What I've learned about investing after reporting on financial markets for 29 years
- These six simple investing rules can help grow stock-market wealth over the long-term.
- Understanding them and sticking to them can be valued in thousands of dollars earned.
I've seen a lot covering financial markets for CNBC in the last 29 years. Here are six simple investment principles that stick out to me.
1. Understand compound interest
With compound interest, you make money on your money. The amount of money you make gets larger as time goes by, and the amount of money you make gets larger with even small differences in returns. The difference between a $6,000 annual investment at a 6% annual return and a $6,000 annual investment at an 8% annual return over 20 years is enormous: at 6%, you have $239,956, at 8 percent, you have $302,537. Don't leave money on the table by waiting to invest your money.
2. Keep costs low
High fees, costs and expenses can eat into your investment profits. It's fine to pay for advice and services but don't pay more than you need to. There's a big difference between fees and costs of one percent a year, and fees and costs of two percent a year. That one percent difference can make a considerable difference in your profits when taken over many years.
3. Keep it simple
You don't need to own 50 different investments. You should be able to explain what you own on the back of an envelope and you should consider investing in what you know. If you are using mutual funds or ETFs, you can cover the world with six to 10 investments.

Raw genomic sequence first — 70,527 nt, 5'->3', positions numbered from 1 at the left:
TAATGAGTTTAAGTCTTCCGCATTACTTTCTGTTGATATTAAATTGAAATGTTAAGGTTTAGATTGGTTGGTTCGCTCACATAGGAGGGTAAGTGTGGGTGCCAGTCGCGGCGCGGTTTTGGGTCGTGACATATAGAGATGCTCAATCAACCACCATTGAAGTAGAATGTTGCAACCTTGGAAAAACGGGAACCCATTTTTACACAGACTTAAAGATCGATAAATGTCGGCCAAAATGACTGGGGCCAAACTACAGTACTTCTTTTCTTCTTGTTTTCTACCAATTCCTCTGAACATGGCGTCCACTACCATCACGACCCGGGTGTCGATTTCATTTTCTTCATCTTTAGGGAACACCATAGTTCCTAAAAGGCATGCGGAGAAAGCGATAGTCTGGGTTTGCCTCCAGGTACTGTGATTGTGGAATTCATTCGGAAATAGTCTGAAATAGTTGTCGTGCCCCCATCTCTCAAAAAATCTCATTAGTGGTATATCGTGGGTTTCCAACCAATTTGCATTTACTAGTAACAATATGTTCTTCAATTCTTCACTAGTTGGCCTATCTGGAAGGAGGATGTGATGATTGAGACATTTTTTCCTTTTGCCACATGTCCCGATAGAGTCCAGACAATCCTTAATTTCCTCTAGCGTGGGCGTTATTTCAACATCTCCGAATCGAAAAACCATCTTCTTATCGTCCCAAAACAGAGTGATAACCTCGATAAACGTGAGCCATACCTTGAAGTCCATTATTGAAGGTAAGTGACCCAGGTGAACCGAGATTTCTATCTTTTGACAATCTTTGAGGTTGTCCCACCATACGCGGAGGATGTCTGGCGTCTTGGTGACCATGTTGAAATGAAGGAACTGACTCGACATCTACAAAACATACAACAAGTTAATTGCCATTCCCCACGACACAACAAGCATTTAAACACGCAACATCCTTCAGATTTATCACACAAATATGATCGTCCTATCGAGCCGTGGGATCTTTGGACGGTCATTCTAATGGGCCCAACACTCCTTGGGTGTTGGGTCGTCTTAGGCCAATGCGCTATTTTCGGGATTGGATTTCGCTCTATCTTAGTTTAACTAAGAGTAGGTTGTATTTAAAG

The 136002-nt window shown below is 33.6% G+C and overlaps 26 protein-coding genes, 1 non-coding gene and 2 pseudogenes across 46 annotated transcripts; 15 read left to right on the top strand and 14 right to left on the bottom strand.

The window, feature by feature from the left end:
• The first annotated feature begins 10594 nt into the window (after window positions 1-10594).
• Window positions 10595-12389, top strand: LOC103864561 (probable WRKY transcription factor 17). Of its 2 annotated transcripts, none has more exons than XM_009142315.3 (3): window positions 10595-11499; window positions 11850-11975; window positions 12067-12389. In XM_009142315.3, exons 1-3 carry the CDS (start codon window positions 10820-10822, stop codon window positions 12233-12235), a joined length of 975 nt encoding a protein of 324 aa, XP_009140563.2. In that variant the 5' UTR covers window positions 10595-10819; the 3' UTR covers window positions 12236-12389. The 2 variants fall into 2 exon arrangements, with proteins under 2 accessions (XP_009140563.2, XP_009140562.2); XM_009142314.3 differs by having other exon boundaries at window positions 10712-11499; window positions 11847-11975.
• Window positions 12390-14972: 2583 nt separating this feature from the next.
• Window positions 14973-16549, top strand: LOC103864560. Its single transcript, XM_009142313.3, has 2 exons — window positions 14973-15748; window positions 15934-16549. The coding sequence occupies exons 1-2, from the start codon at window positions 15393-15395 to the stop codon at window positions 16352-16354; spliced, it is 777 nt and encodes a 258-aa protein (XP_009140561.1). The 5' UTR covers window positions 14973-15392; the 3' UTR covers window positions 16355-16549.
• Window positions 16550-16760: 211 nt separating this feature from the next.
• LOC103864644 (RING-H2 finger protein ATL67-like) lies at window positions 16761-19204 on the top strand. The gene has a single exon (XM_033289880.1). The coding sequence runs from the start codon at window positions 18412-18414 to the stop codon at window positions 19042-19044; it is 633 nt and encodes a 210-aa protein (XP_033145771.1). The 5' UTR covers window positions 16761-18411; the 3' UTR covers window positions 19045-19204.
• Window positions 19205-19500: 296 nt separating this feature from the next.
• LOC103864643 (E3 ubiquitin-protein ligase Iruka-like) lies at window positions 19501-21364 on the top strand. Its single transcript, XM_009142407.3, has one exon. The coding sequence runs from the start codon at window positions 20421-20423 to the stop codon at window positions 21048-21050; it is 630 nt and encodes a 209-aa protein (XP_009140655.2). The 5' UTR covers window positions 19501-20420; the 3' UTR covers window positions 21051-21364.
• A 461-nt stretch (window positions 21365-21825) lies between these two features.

4. Don't time the markets: Use dollar cost averaging
Put the same amount of money in the markets every month. You buy when the markets are up, but you are also buying when the markets are down. The vast majority of professional traders do not outperform the markets because they cannot get timing right — when to get in and out. Investing in the S&P over the last 20 years produced an annualized return of 7.2%, but missing just the top 10 days in those 20 years cuts the return in half, to 3.5%. Use dollar cost averaging instead, which is putting the same amount in the markets every month.
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5. Invest the maximum amount you can
Invest as much as you can personally and try to do it on a pre-tax basis. Take advantage of any 401(k) plan and invest at least until the maximum match the company provides. Many companies offer 401 (k) plans that match your investment from anywhere from three to six percent. Free money! Whether you invest more than the company match depends on your ability to save as well as your investment options, like the number of funds available to invest and what the fees are.
6. Stick to your plan. The biggest mistake I see investors make is they do not have a plan, or they have a plan and they do not stick to it because the markets drop and they come to doubt their strategy. The strongest and most sound plan is to be a long-term investor, do not time the markets and just stay put. Have a smartly diversified portfolio of global stocks and bonds and a little cash. Most importantly, figure out how much you need to save each year to get to your retirement goal and assume about a 6% return for a diversified portfolio.
We'll be LIVE with Bob Pisani from the floor of the New York Stock Exchange talking the retirement crisis, how to make the most of compound interest, markets and more! You can tweet @CNBC with your questions for Bob. Tune in Friday, May 17 at 12 p.m. ET on Twitter.
Check out Don't Fall For These 5 Myths About Money via Grow with Acorns+CNBC.
Disclosure: NBCUniversal and Comcast Ventures are investors in Acorns.